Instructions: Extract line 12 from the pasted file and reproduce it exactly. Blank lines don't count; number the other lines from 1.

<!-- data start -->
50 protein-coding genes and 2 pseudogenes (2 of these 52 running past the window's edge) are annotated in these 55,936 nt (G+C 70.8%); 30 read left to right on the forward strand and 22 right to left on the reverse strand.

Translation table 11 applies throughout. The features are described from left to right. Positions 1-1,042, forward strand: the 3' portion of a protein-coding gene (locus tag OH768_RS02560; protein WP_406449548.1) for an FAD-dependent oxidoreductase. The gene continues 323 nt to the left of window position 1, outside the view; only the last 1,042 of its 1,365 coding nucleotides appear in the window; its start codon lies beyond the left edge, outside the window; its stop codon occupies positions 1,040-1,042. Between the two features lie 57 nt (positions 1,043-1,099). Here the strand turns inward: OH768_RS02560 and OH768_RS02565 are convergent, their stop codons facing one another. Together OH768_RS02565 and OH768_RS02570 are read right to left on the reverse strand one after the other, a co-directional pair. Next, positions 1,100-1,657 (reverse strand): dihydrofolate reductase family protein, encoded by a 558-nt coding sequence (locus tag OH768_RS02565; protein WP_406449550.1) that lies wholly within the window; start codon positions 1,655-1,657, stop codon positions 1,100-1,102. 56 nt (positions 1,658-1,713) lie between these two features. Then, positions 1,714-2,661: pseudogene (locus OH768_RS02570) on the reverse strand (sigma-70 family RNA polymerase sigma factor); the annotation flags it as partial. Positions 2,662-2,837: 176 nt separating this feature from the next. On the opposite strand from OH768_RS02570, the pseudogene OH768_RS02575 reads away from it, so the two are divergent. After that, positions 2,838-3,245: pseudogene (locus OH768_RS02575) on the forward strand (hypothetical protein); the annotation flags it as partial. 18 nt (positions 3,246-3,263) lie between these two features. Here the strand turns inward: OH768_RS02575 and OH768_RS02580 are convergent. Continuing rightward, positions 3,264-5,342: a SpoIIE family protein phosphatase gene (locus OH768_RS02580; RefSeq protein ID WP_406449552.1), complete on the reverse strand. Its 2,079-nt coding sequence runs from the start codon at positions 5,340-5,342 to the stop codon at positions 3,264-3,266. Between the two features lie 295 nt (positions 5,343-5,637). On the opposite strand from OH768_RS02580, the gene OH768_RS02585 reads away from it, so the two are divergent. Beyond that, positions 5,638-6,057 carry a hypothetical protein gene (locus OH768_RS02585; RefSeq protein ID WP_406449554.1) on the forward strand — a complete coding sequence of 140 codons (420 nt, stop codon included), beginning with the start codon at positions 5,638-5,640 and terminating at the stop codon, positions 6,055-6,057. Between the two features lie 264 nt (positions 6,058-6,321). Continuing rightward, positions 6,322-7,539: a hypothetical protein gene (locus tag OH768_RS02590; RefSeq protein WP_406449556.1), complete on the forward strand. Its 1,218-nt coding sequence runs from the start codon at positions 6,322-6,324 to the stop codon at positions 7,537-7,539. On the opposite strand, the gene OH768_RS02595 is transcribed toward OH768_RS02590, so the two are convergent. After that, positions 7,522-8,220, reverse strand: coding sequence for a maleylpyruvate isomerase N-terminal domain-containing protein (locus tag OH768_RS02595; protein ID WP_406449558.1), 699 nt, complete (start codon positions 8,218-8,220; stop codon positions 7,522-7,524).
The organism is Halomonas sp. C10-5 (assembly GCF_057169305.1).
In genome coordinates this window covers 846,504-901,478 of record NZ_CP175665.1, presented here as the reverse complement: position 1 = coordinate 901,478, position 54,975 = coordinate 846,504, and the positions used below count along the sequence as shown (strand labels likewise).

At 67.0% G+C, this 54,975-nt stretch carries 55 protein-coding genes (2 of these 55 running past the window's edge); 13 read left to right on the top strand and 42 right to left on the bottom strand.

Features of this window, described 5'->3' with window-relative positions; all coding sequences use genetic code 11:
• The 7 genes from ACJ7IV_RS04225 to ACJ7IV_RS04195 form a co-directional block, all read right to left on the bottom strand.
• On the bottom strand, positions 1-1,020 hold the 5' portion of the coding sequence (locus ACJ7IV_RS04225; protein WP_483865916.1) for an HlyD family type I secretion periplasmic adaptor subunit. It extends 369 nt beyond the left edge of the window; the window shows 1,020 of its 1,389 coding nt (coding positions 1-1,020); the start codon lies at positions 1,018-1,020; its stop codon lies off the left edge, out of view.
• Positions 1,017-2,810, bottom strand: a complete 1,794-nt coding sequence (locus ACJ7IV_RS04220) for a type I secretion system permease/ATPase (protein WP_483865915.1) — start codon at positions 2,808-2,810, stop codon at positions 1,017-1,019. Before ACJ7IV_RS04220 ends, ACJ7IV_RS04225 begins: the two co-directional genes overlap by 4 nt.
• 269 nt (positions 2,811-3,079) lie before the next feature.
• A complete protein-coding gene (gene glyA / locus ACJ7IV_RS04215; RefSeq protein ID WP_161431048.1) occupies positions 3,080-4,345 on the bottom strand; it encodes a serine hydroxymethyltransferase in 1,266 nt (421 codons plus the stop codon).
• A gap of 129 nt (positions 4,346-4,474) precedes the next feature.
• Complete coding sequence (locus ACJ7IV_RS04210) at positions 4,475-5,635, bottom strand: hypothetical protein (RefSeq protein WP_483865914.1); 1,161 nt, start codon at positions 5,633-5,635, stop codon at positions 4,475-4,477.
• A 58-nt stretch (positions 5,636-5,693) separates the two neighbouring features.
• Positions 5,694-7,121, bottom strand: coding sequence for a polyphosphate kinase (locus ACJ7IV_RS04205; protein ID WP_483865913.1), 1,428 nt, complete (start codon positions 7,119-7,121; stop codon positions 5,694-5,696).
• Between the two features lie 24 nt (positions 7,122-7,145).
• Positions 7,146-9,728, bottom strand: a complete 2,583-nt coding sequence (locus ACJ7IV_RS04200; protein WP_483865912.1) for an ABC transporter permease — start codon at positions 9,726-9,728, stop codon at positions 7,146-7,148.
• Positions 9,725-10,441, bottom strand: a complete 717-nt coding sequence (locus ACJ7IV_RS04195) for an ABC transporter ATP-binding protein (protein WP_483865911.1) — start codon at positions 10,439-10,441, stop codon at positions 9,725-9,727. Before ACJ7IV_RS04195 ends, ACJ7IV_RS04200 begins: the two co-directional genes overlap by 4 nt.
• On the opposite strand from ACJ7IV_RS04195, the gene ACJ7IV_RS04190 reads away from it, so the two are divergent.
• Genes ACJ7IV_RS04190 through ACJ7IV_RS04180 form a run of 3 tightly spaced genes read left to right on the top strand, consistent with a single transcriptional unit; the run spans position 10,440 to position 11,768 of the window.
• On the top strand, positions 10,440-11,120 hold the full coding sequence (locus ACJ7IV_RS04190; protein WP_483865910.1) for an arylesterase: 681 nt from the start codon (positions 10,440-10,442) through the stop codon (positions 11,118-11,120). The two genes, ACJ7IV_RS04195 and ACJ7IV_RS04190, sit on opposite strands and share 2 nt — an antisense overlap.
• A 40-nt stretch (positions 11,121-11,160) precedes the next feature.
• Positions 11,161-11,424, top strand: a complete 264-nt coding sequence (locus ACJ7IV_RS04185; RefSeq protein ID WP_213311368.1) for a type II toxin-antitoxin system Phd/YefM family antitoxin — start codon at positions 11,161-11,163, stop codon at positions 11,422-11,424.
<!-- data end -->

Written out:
• A gap of 129 nt (positions 4,346-4,474) precedes the next feature.